Saturday, 8 July 2017


This museum, on land near the airport, contains fascinating information and memorabilia. The light level was low and my photos are poor so I hope that you will be able to read the texts. We spoke to the owner, who looked about our age, and asked him what memories he had of the occupation. He told us that he was only an infant at the time and that the land all about the airport was farmed by his parents. When the RAF came to bomb the airfield his mother just put up the hood on his pram!
This cartoon shows a popular act of resistance on the island, the painting of a 'V' sign, meaning victory for the British. It was a punishable offence.

Some much-needed entertainment.
And underwear made from coveted parachute silk!
But many of the stories were tragic.
It always humbles me to read about the young men who came from overseas to help out in this long conflict and never made it home.
This photo shows one of the museum exhibits being salvaged from a tunnel under St Saviour's Church in the '60's. Items are still being given to the museum, personal items that have been kept within families since the end of the war.

In the late afternoon we went to Saumarez Park to see Le Viaer Marchi.
A nice wreath on the front door.

The Guernsey Military History Company put on a great display. They'd set up a field kitchen and it was doing a roaring trade.
They really looked the business!

What a cheering sight!
When my father was discharged from the army at the end of the war he bought an army bell tent. It was brown, dark and capacious inside. On holidays all the family, including the dog slept comfortably inside. Sometimes my father would pitch it in the orchard and then my brother and I could use it as a play tent. There was a wonderful smell of crushed grass and canvas.

The Bell Tent

When war was over and Dad was free
 to come back home and live with me
he bought a bell tent from the army.
Other people thought him barmy.
Huge and dark the space within 
where we could play and make a din,
run rings around the central pole,
emerge to sunlight like a mole
from dark brown canvas, flattened grass,
odour sweet as memory has.
No thoughts from me of men at war,
heads to the pole, boots to the door.

On holidays away we went,
dogs, parents, kids within the tent.
My mother could not sleep inside
unless the door was opened wide
and several times we'd start the day
with a cow's face or donkey's bray.
We'd climb up hills and gaze around,
our home a little mole-hill mound
beneath, and way up in the sky
we saw a golden eagle fly.
No thoughts from me of those poor men
who'd never see this land again.

 I looked inside this smaller tent that the history company had pitched.
"We could pitch one on our lawn and sleep in it," Himself suggested.This is a man who likes a comfortable bed! Travel forward is my motto.
There were various heritage island craft demonstrations.

The Victorian kitchen garden was closed so we returned the next day. It is manned entirely by volunteers. We spoke to the three charming people who were working on site. 'We're desperately in need of new, younger helpers' they told us, 'all the existing volunteers are growing too old.'
Unfortunately the lack of help was very evident in the garden as it was sparsely planted at a time of year when it should be bursting with vigour and growth. I liked the use of stones from the beach placed to edge each bed. Their greenhouse is a fabulous structure but with little to see inside. Oh, how I would cram it with stuff!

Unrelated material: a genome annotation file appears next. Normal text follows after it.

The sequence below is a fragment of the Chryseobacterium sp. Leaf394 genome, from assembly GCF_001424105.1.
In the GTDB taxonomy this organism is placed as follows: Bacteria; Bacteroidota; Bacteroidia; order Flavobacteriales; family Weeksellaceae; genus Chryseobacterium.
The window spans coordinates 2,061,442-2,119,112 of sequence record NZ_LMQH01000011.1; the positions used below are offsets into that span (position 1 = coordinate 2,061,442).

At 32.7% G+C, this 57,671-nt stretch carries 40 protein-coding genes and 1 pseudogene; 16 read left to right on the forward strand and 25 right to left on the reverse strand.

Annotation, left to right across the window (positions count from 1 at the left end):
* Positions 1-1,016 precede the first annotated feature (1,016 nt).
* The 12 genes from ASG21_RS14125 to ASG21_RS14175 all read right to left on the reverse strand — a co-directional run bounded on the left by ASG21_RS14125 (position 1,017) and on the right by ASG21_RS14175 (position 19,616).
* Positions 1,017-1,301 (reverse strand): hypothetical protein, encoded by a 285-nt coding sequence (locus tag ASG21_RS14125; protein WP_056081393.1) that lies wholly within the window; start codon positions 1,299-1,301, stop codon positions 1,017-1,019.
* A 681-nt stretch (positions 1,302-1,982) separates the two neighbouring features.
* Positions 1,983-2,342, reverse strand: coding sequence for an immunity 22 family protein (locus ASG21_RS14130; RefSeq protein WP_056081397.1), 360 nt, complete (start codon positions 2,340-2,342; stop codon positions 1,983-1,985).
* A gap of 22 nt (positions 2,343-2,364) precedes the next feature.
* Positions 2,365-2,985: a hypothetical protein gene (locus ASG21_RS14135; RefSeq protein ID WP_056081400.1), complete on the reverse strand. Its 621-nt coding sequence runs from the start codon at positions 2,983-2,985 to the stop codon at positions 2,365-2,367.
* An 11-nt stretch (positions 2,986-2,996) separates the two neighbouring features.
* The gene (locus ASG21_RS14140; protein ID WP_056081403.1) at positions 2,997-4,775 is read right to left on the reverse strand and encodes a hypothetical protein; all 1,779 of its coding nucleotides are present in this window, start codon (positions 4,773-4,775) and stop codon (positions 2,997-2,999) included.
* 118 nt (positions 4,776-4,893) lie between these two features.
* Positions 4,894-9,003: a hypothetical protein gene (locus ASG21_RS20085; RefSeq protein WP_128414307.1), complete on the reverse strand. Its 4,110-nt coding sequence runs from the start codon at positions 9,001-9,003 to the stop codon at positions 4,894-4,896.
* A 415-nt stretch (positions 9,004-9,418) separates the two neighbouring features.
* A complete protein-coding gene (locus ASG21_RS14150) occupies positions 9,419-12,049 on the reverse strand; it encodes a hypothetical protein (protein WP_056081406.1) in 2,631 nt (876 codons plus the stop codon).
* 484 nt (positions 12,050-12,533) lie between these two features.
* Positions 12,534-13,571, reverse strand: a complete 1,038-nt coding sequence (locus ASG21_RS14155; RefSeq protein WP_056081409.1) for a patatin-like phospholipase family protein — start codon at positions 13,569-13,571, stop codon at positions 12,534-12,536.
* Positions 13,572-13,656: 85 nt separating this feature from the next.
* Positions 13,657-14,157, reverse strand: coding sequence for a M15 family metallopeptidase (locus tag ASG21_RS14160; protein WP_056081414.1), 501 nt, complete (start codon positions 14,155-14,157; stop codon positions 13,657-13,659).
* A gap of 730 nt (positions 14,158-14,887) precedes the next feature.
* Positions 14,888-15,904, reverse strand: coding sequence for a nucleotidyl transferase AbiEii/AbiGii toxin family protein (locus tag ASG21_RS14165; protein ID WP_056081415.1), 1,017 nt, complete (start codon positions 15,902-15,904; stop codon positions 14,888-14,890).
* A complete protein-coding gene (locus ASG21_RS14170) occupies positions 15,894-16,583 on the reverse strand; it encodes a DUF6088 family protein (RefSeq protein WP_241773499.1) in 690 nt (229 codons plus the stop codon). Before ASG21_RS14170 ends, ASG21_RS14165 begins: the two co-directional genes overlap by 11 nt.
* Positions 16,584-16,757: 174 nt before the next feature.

But their sweet peas are better than mine.
We made a donation - every little helps.
Candie Gardens in town, described as a, 'restored Victorian oasis' were another disappointment, with crude corporate planting and beautiful old greenhouses, unlike those at Saumarez Park, going to rack and ruin for lack of attention. They date from the late 18th century and are the oldest known heated examples in the British Isles. Someone needs to clear the gutters and paint the structure before they fall down!
But the views out to sea are delightful.


  1. Thanks for sharing Rosemary. I had never known about the Nazi occupation. Hard to believe such cruelties in the world and so close to home.

    1. We were very subdued when we came away from the museum, so many sad and disturbing stories to absorb. People that we spoke to while on the island all had stories about relatives and friends. Our taxi driver told us of a relative who was evacuated to the mainland as a child who had been 'misplaced' by the end of the war. When they eventually found and returned him to Guernsey he could speak only English and not understand his parents who spoke only the island patois.

  2. Such horrors. My uncle, who was a pilot, was killed during WWII. I do not know where his plane went down, and he was never found, but they were all brave men fighting for a just cause. I don't think any of the terrible wars fought since then were just but instead were for power or greed.

    1. It is just such young men as your uncle, Maybe, whom I am profoundly sad and also very proud of for all that they did.

    2. Bad grammar, but you know what I mean!

  3. Lovely and sad at the same time.

    cheers, parsnip

    1. Yes, that's just it, Parsnip, some wonderful, heart-lifting stories and then others of betrayal and cruelty.

  4. It's very sad, but a lovely post at the same time :)

  5. That museum looks interesting. I remember visiting the underground hospital, built by the Todt organisation using slave labour. Your description of canvas and crushed grass brought back memories - and I enjoyed the poem, with a sting in its tail.

  6. AND thank you for this. History I never knew about except Guernsey milk cow...